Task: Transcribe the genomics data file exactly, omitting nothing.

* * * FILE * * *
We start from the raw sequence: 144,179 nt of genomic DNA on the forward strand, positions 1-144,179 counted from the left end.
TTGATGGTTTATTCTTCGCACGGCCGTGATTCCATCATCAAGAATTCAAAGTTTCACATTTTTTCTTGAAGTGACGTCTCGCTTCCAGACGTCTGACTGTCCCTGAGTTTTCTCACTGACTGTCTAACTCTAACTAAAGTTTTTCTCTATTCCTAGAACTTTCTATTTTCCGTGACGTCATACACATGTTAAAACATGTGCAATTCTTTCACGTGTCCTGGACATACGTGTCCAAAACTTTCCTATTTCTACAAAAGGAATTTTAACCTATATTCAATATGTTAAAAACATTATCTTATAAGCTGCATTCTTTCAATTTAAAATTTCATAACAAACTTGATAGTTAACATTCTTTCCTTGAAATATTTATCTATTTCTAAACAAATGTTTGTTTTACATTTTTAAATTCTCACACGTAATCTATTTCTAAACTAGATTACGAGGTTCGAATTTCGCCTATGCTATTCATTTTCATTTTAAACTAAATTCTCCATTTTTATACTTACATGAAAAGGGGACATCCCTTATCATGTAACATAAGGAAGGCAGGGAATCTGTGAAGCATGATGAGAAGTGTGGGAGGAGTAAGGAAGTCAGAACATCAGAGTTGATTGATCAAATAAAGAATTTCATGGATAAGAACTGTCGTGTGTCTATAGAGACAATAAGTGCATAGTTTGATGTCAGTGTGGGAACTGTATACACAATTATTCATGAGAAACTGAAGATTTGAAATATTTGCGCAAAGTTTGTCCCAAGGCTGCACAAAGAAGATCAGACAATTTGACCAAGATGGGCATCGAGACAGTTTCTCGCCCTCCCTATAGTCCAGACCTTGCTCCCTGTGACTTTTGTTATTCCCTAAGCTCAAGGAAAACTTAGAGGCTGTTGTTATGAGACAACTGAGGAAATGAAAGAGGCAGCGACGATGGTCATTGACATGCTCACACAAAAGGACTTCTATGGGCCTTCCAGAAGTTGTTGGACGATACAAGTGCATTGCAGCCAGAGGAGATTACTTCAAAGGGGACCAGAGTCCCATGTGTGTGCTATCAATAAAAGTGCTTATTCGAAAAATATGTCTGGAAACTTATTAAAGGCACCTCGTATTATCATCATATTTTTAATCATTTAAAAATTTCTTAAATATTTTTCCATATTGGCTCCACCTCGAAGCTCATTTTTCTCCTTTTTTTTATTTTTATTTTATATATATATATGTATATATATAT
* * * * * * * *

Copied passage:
We start from the raw sequence: 144,179 nt of genomic DNA on the forward strand, positions 1-144,179 counted from the left end.
TTGATGGTTTATTCTTCGCACGGCCGTGATTCCATCATCAAGAATTCAAAGTTTCACATTTTTTCTTGAAGTGACGTCTCGCTTCCAGACGTCTGACTGTCCCTGAGTTTTCTCACTGACTGTCTAACTCTAACTAAAGTTTTTCTCTATTCCTAGAACTTTCTATTTTCCGTGACGTCATACACATGTTAAAACATGTGCAATTCTTTCACGTGTCCTGGACATACGTGTCCAAAACTTTCCTATTTCTACAAAAGGAATTTTAACCTATATTCAATATGTTAAAAACATTATCTTATAAGCTGCATTCTTTCAATTTAAAATTTCATAACAAACTTGATAGTTAACATTCTTTCCTTGAAATATTTATCTATTTCTAAACAAATGTTTGTTTTACATTTTTAAATTCTCACACGTAATCTATTTCTAAACTAGATTACGAGGTTCGAATTTCGCCTATGCTATTCATTTTCATTTTAAACTAAATTCTCCATTTTTATACTTACATGAAAAGGGGACATCCCTTATCATGTAACATAAGGAAGGCAGGGAATCTGTGAAGCATGATGAGAAGTGTGGGAGGAGTAAGGAAGTCAGAACATCAGAGTTGATTGATCAAATAAAGAATTTCATGGATAAGAACTGTCGTGTGTCTATAGAGACAATAAGTGCATAGTTTGATGTCAGTGTGGGAACTGTATACACAATTATTCATGAGAAACTGAAGATTTGAAATATTTGCGCAAAGTTTGTCCCAAGGCTGCACAAAGAAGATCAGACAATTTGACCAAGATGGGCATCGAGACAGTTTCTCGCCCTCCCTATAGTCCAGACCTTGCTCCCTGTGACTTTTGTTATTCCCTAAGCTCAAGGAAAACTTAGAGGCTGTTGTTATGAGACAACTGAGGAAATGAAAGAGGCAGCGACGATGGTCATTGACATGCTCACACAAAAGGACTTCTATGGGCCTTCCAGAAGTTGTTGGACGATACAAGTGCATTGCAGCCAGAGGAGATTACTTCAAAGGGGACCAGAGTCCCATGTGTGTGCTATCAATAAAAGTGCTTATTCGAAAAATATGTCTGGAAACTTATTAAAGGCACCTCGTATTATCATCATATTTTTAATCATTTAAAAATTTCTTAAATATTTTTCCATATTGGCTCCACCTCGAAGCTCATTTTTCTCCTTTTTTTTATTTTTATTTTATATATATATATGTATATATATAT